Scientists identify major genetic risk factor for prostate cancer
A tissue sample from a prostate tumor
Image courtesy of Otis Brawley, National Cancer Institute
Prostate cancer is one of the most common cancers in men in the United States. It is particularly prevalent among African American men, in whom the disease is not only more frequent, but often more deadly. Although the genetic picture of this disease has been far from crystal clear, a team of scientists led by David Reich, an assistant professor at Harvard Medical School and a Broad associate member, has used a new genetic mapping technique known as "admixture mapping" to identify a strong genetic link to prostate cancer, especially in African American men. The findings, which appear in the August 21 advance online edition of the Proceedings of the National Academy of Sciences, confirm a previously reported genetic association to prostate cancer and help to focus future research efforts to a defined "genetic neighborhood" — one that likely contains a major, and as yet unidentified, prostate cancer risk gene.
Admixture mapping can be a particularly efficient and powerful method for dissecting the genetic underpinnings of complex diseases, which, like prostate cancer, often vary in frequency among different populations. The technique was first conceived more than 50 years ago, but has only recently been possible due to scientific advances in detecting and analyzing human genetic variation on a comprehensive, genome-wide scale. It involves systematically searching the genome for small genetic differences in individuals who have a particular disease and originally descended from two or more distinct geographic regions — such as African Americans, whose ancestry lies in both West Africa and Europe, or Hispanic Americans, whose ancestry lies in the Americas and Europe. Such genetic variants are present across all human populations, but their precise distribution can provide clues about the genetic factors that underlie common and genetically complex diseases.
Reich and his colleagues began by analyzing nearly 2,500 DNA samples from two groups of African American men, a "disease" group with a history of prostate cancer and a "control" group of healthy individuals. The study's co-first authors include Matt Freedman, a cancer geneticist at the Dana-Farber Cancer Institute and at the Broad Institute; Nick Patterson, a senior research scientist and statistician at the Broad; and Christopher Haiman, a researcher at the University of Southern California. The researchers conducted a whole-genome "admixture" scan, looking for specific genetic regions that are common among the men with prostate cancer and have an unusually strong geographic contribution from West Africa compared to Europe. Because prostate cancer is known to be more prevalent in Americans who have African ancestry, an uncharacteristically high genetic input from African regions could point to an underlying genetic risk factor for the disease.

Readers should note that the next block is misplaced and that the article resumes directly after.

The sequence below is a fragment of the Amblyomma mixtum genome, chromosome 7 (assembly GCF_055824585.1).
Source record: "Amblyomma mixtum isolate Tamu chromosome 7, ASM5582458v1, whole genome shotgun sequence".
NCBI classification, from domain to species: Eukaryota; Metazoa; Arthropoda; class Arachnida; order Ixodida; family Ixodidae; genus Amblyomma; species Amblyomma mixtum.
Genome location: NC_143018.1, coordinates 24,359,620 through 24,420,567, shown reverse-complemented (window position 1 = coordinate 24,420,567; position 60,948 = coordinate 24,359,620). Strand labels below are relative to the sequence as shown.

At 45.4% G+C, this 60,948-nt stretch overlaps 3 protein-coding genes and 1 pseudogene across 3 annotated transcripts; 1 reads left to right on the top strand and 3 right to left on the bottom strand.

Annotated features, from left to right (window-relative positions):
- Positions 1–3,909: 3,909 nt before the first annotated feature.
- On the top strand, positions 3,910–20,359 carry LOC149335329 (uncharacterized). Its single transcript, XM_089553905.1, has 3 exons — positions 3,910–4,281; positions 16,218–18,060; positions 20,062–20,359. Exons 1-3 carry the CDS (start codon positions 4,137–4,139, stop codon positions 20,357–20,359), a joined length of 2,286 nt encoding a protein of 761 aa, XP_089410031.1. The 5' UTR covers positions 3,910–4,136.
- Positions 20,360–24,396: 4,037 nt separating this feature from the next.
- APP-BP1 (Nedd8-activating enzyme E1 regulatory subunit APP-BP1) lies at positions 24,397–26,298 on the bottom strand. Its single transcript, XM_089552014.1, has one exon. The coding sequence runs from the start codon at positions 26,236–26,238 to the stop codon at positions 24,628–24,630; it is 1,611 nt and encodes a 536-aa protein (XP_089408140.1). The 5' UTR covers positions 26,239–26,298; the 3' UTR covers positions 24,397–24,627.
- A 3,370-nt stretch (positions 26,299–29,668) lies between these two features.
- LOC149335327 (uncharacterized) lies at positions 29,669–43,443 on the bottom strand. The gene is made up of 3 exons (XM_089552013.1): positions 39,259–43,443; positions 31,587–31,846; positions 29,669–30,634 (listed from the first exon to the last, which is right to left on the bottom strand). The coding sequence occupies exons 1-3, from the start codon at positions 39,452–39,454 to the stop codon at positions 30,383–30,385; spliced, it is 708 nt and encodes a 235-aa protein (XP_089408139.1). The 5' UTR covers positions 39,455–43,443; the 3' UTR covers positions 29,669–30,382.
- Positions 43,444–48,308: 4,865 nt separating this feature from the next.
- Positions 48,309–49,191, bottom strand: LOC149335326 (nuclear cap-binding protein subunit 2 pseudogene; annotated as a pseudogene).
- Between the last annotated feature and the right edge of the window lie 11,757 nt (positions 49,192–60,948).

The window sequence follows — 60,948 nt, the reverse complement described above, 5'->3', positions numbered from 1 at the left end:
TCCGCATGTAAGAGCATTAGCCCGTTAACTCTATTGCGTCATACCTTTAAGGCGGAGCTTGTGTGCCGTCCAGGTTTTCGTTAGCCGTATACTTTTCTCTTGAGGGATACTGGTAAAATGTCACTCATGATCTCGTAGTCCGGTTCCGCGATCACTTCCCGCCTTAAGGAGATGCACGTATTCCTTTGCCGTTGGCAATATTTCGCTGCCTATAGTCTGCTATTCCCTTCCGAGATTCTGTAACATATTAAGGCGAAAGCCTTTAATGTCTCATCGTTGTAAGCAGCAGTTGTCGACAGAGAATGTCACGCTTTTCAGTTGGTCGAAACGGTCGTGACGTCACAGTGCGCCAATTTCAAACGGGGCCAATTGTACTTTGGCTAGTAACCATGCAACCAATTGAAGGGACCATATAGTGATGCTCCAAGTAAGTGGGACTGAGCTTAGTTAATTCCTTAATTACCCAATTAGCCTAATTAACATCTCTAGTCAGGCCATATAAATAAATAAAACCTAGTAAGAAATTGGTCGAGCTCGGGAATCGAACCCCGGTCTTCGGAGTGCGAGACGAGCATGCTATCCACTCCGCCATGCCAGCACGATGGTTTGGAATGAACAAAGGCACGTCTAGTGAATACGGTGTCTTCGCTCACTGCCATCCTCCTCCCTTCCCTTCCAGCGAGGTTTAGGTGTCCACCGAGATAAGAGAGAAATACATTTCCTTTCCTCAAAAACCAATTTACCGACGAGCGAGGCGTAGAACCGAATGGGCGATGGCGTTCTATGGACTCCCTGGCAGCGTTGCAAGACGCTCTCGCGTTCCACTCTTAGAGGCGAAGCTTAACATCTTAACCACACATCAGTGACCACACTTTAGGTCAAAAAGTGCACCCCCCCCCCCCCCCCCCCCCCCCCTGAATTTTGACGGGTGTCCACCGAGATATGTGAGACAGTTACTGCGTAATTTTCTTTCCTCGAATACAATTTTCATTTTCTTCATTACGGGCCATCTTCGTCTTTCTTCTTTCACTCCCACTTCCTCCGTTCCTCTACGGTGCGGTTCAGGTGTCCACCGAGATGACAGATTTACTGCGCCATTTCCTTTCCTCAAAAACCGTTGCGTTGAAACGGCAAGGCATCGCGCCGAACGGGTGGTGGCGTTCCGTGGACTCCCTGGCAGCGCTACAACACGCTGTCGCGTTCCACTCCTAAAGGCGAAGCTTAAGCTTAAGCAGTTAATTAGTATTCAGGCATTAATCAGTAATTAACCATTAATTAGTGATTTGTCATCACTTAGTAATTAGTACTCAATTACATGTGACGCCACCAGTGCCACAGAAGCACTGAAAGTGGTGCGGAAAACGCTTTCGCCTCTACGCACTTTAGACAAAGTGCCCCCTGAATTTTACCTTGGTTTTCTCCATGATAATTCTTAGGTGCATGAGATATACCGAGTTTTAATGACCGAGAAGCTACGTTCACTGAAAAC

This analysis revealed a region on chromosome 8 that is significantly associated with prostate cancer, particularly in African American men. The risk locus is about 4 million base pairs in length and nearly doubles the prostate cancer risk to African American men who are under age 72. Strikingly, this genetic risk profile parallels the known epidemiological risk for the disease, which is higher in younger African American men and subsides with age. Moreover, it is predicted that about 49% of all prostate cancer cases in African American men under the age of 72 result from inheriting this genetic region.
The same chromosomal region was previously implicated in prostate cancer by a team of researchers from deCODE Genetics who used a different genetic mapping strategy to pinpoint two specific genetic variants associated with the disease. The researchers in the current study replicated these earlier findings, but found that they accounted for only a small fraction of the genetic risk that the chromosome 8 region carries, which means that other significant risk factors within the region remain to be defined. Other Broad scientists involved in this work include David Altshuler, Kristin Ardlie, Gavin McDonald, Kathryn Penney, Arti Tandon, Alicja Waliszewska, as well as researchers from Harvard Medical School, Brigham and Women’s Hospital, Massachusetts General Hospital, University of Southern California, Stanford University and University of Michigan.
The prostate cancer risk locus highlighted in this study contains a total of 9 genes and represents about one-thousandth of the human genome. While it carves out a substantial patch of genetic ground to be covered in the search for the gene (or genes) responsible, the work is notable for unearthing one of the first common genetic risk factors for cancer. Indeed, specific inherited risk factors for other forms of cancer have been identified — in breast cancer and in colon cancer, for example — yet, unlike the prostate cancer risk locus on chromosome 8, they tend to be rare in the overall population and account for a relatively small proportion of their respective cancers.